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Guillermo Del Toro Was Enchanted By The Original Pinocchio For An Odd Reason

Trying to describe the filmography of Guillermo del Toro can be difficult thanks to the visionary's penchant for moving in and out of tones and genres. The Mexican filmmaker shares this unique trait with fellow countryman Alfonso Cuaron, along with Ang Lee, Steven Spielberg, and a handful of other directors. His first three films upended the typical horror tropes viewers expect from vampires, monsters, and ghosts with "Cronos," "Mimic," and "The Devil's Backbone" respectively. With 2002's "Blade II" and 2004's "Hellboy," the horror and fantasy auteur turned his talents to big-budget genre films where action, fright, and humor became irresistible new del Toro details audiences could come to expect.

But with 2006's "Pan's Labyrinth," he returned to the niche filmmaking that defined the bold moves the filmmaker made in his early career. This Spanish-language horror/fantasy movie also depicted del Toro's fascination with the wonders (and horrors) of childhood. The feature went on to receive raves from both critic and audiences. The "Crimson Peak" director is once again returning to childhood themes — albeit in territory more familiar to audiences — with his own version of "Pinocchio." He has revealed that the most famous adaptation of the story, Disney's original animated feature, enchanted him ... but for an odd reason not many would associate with the family classic.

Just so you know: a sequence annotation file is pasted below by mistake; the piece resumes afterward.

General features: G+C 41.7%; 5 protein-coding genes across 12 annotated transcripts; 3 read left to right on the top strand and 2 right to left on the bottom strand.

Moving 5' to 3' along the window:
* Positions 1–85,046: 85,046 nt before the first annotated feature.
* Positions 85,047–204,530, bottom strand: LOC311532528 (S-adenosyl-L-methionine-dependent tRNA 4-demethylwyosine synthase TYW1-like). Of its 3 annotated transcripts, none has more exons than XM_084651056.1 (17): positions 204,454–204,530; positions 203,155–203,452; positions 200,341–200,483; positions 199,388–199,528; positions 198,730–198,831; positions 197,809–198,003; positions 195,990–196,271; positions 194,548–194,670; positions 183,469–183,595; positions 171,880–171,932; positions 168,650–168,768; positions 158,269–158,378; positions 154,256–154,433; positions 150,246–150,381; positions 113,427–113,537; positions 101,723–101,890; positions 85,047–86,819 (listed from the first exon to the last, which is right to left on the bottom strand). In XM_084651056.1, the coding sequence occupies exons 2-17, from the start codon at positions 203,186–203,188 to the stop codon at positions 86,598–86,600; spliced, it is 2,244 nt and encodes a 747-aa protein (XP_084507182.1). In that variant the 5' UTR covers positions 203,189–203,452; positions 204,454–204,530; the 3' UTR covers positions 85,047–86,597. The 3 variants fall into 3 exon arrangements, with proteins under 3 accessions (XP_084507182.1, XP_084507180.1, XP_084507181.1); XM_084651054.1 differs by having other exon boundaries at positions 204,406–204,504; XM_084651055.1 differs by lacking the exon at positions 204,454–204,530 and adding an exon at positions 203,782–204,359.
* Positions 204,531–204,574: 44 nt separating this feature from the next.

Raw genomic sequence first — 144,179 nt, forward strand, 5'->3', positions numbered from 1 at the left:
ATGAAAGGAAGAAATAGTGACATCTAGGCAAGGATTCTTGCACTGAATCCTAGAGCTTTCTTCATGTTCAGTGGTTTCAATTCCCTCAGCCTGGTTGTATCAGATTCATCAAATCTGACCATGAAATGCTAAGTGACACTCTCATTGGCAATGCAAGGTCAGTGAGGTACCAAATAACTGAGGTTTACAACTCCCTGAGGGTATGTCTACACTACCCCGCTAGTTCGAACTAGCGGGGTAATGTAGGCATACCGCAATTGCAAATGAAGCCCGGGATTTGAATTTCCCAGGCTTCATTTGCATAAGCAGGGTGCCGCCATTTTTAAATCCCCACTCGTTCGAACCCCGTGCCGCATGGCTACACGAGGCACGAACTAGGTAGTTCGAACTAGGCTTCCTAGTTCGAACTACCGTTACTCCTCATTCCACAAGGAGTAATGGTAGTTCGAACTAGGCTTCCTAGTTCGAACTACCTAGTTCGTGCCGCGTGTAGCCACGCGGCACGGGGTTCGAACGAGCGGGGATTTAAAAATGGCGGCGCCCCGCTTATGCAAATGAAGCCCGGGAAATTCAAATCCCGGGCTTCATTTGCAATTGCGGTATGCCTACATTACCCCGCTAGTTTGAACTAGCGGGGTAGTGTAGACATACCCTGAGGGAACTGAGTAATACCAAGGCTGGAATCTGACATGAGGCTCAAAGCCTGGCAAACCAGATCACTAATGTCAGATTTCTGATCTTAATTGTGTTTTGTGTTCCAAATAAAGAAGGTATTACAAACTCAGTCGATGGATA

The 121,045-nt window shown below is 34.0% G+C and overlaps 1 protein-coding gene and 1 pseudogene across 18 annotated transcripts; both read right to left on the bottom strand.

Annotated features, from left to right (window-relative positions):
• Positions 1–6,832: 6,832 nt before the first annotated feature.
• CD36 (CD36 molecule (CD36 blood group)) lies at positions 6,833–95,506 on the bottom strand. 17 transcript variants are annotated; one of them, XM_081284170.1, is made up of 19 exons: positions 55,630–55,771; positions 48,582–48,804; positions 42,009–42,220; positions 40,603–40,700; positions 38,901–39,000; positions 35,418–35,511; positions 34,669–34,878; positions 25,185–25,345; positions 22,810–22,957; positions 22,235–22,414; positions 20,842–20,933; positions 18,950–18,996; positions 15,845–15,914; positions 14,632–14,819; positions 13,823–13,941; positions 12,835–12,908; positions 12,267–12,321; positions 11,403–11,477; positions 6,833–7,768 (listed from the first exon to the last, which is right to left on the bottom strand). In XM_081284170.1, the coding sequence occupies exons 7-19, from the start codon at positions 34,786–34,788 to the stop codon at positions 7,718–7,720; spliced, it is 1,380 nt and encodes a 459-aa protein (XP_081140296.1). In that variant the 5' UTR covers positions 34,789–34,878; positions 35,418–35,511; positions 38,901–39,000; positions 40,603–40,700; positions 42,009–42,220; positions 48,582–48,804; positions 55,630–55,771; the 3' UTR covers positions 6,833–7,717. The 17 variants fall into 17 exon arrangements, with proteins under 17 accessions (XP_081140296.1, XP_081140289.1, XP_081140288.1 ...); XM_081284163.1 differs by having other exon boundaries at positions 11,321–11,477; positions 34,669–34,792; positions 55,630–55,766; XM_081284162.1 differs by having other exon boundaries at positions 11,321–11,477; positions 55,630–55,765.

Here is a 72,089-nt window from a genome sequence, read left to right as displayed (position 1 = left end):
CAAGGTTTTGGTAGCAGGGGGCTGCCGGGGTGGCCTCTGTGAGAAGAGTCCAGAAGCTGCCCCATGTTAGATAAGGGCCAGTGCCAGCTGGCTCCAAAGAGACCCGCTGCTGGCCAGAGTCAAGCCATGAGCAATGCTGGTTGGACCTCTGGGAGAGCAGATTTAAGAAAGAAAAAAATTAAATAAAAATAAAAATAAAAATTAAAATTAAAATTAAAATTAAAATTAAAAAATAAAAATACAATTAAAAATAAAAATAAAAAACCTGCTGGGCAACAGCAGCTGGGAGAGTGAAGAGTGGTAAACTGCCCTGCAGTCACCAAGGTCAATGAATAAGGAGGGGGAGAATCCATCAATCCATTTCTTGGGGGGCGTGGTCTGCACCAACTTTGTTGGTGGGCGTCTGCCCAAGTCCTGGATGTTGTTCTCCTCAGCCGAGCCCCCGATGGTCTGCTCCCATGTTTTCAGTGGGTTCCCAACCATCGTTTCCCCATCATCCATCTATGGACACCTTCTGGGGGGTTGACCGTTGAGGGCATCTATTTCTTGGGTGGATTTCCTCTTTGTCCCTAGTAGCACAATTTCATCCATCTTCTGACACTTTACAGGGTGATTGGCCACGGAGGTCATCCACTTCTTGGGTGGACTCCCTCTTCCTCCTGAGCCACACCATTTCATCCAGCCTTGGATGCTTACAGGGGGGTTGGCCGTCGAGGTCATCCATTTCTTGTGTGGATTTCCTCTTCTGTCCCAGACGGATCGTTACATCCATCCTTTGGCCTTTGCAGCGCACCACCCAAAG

Guillermo del Toro says Walt Disney's Pinocchio captured how horrible childhood could be

Walt Disney's "Pinocchio" can be frightening in certain moments, and this goes for the source material, "The Adventures of Pinocchio" by Carlo Collodi, as well. In an appearance on "The Tonight Show Starring Jimmy Fallon," Guillermo del Toro was asked by the host if he was inspired by the 1940 feature to make his own filmed version of the story. The director replied, "Yeah, I saw it with my mom. It was the second or third movie I saw with my mom. And I felt, that was the only movie, at that age, that captured how horrible childhood felt. And I was enchanted by that. I said, 'That guy gets me.'"

There are many possible interpretations as to why the filmmaker may feel that way about what is considered a definitive family movie. The animated feature depicts Pinocchio's yearning to be a real boy, which could suggest how some children wish to be like others around them due to peer pressure or ridicule. The "Nightmare Alley" director told USA Today that his "Pinocchio" is about things that hurt at both the kid and adult stages of life, which was a cathartic experience for him as he crafted the project. As seen with Ofelia (Ivana Baquero) in "Pan's Labyrinth," navigating the world as a child is not the greatest era of life for every single kid, as many like to recollect. It can be a horrible place at times.